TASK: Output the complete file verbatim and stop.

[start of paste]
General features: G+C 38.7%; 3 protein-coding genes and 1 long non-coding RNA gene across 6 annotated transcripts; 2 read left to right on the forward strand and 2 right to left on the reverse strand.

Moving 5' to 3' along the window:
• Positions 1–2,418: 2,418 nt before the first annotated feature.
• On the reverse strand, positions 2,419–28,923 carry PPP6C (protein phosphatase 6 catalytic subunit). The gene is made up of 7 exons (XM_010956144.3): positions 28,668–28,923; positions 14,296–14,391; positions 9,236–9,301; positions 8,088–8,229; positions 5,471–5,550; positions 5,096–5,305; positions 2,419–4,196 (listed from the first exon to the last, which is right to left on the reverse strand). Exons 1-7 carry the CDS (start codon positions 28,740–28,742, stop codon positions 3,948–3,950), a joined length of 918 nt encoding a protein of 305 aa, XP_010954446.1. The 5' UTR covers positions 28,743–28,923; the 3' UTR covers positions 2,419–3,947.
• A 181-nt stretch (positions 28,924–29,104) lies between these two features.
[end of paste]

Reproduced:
General features: G+C 38.7%; 3 protein-coding genes and 1 long non-coding RNA gene across 6 annotated transcripts; 2 read left to right on the forward strand and 2 right to left on the reverse strand.

Moving 5' to 3' along the window:
• Positions 1–2,418: 2,418 nt before the first annotated feature.
• On the reverse strand, positions 2,419–28,923 carry PPP6C (protein phosphatase 6 catalytic subunit). The gene is made up of 7 exons (XM_010956144.3): positions 28,668–28,923; positions 14,296–14,391; positions 9,236–9,301; positions 8,088–8,229; positions 5,471–5,550; positions 5,096–5,305; positions 2,419–4,196 (listed from the first exon to the last, which is right to left on the reverse strand). Exons 1-7 carry the CDS (start codon positions 28,740–28,742, stop codon positions 3,948–3,950), a joined length of 918 nt encoding a protein of 305 aa, XP_010954446.1. The 5' UTR covers positions 28,743–28,923; the 3' UTR covers positions 2,419–3,947.
• A 181-nt stretch (positions 28,924–29,104) lies between these two features.